Abstract: Fatal Opioid Overdose: Military & Non-Military Polysubstance Toxicology Differences (Society for Social Work and Research 26th Annual Conference - Social Work Science for Racial, Social, and Political Justice)

341P Fatal Opioid Overdose: Military & Non-Military Polysubstance Toxicology Differences

Friday, January 14, 2022
Marquis BR Salon 6, ML 2 (Marriott Marquis Washington, DC)
* noted as presenting author
Megan Dunnigan, MSW, Data Assistant, Wayne State University, Macomb, MI
Erin Comartin, PhD, Associate Professor, Wayne State University, Detroit, MI
Brad Ray, PhD, Associate Professor and Director of the Center for Behavioral Health and Justice, Wayne State University
Background: In 2016, 66.4% of fatal overdoses in the U.S. (Seth et al., 2018) and 62.1% among Veterans involved opioids (Peltzman et al., 2020). However, 79.0% of fatal opioid overdoses have been found to involve additional substances (Golladay et al, 2020). Previous research has identified common polysubstance combinations contributing to fatal opioid overdoses in the general population (Jones et al., 2018; National Institute on Drug Abuse, 2021; Hoots et al., 2020) along with fatal and nonfatal in military samples (Park et al 2015; Zedler et al., 2014; Pouget et al., 2017; Bennett et al., 2017). However, no studies have compared opioid-polysubstance toxicology patterns among fatal overdoses in military and non-military samples nor identified the most common opioid-polysubstance pattern among persons with military involvement. Thus, this study asks: What opioid-polysubstance toxicology pattern is most common among persons with military involvement? Are persons with military involvement more or less likely to have opioids and alcohol, opioids and benzodiazepines, opioids and cocaine, and/or opioids and methamphetamines present in their toxicology results than those without military involvement?

Methods: This study used toxicology data on 1,470 individuals, collected from the Marion County Coroner’s Office in Indiana from 2016-2019. Demographics (including military involvement) were obtained from death certificates. Bivariate analyses assessed differences in opioid-polysubstance patterns in fatal overdoses among those with and without military involvement. Four opioid-polysubstance combinations were of focus, based on common patterns identified in previous literature, including opioid-benzodiazepine, opioid-methamphetamine, opioid-cocaine, and opioid-alcohol. A logistic regression model also assessed if these combinations were able to predict military involvement.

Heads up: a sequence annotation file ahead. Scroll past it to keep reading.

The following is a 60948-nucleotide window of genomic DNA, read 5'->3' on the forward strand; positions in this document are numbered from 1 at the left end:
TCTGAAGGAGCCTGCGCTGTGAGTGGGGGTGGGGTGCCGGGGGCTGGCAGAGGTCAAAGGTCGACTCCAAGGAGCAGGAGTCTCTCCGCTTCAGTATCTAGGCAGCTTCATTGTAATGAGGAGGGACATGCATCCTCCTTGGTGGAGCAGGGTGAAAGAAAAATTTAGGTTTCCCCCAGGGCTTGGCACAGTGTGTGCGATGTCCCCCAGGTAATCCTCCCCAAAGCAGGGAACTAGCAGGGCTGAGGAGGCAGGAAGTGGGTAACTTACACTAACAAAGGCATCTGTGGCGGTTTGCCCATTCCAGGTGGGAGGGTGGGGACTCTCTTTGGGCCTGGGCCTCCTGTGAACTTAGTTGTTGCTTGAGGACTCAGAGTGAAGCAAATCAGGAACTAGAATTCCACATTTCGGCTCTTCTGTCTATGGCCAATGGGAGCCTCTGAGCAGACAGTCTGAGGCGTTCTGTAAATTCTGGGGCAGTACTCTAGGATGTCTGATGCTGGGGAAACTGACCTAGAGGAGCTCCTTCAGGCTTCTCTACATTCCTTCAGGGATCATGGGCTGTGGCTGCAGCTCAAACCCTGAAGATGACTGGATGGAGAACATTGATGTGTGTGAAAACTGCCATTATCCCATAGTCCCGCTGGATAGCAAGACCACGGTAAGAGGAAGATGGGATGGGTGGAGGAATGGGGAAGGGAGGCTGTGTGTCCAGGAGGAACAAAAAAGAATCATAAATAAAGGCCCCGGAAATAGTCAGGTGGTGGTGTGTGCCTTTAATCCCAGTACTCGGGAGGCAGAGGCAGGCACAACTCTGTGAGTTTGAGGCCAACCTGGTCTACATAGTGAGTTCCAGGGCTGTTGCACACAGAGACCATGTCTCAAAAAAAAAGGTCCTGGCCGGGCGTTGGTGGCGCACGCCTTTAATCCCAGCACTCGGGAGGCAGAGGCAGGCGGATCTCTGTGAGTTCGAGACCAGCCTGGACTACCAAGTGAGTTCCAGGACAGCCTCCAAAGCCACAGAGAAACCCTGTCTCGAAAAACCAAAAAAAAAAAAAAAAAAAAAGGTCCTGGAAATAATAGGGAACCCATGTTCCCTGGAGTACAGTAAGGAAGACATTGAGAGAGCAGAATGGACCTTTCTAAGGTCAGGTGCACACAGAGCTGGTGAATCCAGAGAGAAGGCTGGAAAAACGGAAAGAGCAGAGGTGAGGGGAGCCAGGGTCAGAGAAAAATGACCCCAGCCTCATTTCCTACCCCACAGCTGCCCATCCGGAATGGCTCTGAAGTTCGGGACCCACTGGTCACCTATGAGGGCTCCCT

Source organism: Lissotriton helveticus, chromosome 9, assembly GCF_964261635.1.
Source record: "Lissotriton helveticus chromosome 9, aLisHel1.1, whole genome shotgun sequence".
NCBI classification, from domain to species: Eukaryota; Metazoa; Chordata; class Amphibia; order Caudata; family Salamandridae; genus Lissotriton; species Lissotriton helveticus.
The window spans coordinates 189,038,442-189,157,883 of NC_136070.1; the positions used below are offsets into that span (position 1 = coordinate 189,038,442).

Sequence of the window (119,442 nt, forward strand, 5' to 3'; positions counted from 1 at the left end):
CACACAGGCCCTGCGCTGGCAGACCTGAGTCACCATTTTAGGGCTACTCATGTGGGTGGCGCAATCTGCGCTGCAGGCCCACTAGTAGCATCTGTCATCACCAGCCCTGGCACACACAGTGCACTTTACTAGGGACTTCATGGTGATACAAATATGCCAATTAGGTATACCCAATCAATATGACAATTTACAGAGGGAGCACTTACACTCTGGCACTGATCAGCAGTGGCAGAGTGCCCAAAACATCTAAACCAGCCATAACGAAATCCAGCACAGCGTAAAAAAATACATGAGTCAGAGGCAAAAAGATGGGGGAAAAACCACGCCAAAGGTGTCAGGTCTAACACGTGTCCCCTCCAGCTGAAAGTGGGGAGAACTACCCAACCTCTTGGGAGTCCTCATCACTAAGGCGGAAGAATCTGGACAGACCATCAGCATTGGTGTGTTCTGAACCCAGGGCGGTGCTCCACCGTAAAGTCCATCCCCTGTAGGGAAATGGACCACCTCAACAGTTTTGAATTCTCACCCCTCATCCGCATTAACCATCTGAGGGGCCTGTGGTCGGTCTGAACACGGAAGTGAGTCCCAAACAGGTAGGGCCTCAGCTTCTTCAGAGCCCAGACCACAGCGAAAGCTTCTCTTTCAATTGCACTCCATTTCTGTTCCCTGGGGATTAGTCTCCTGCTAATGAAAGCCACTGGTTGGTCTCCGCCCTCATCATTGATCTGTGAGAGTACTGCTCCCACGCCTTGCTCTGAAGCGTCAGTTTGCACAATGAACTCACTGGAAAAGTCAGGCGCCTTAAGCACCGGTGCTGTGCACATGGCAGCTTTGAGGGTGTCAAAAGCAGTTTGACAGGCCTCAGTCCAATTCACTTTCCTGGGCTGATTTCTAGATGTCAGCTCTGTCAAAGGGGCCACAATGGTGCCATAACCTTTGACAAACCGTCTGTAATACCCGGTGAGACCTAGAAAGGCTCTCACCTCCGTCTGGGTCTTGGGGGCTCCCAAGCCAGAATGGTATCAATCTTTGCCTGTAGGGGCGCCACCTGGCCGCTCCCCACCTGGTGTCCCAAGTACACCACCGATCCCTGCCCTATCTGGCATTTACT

Results: The majority of the sample was male (67.8%) and White (74.1%). The mean age was 40.50 years (SD=12.69) and 7.3% of individuals had military involvement (n=108). Regarding toxicology results, those with military involvement most commonly had opioids and alcohol present (27.8%, n=237) while those without military involvement most often had opioids and benzodiazepine present (27.8%, n=379). Bivariate analysis results indicated that persons with military involvement (18.5%, n=20) were significantly less likely to have opioids and benzodiazepine present in their toxicology results than those without military involvement (27.8%, n=379; χ2(1) = 4.384, p<.05, V=.055), along with opioids and methamphetamine (military involvement: 12.0%, n=13; no military involvement: 20.4%, n=278; χ2(1) = 4.420, p<.05, V=.055). However, those with military involvement (27.8%, n=30) were significantly more likely to have opioids and alcohol present (no military involvement: 17.4%, n=237; χ2(1) = 7.249, p<.01, V=.070).

The logistic regression model was significant (χ2(4, N=1,470) =15.073, p<.01, V=.051, Nagelkerke R2=.025). Opioid-alcohol and opioid-benzodiazepine combinations were significant predictors of military involvement. Those with alcohol and opioids present had significantly greater odds of having military involvement (AOR=1.798, p<.05) while those with benzodiazepine and opioids present had significantly lower odds of having military involvement (AOR=.601, p <.05).

Conclusions: Opioid-polysubstance toxicology patterns clearly differ between those with and without military involvement. Thereby, it is crucial to implement policy and programming that addresses the specific polysubstance patterns present within each population to effectively reduce overdose fatalities.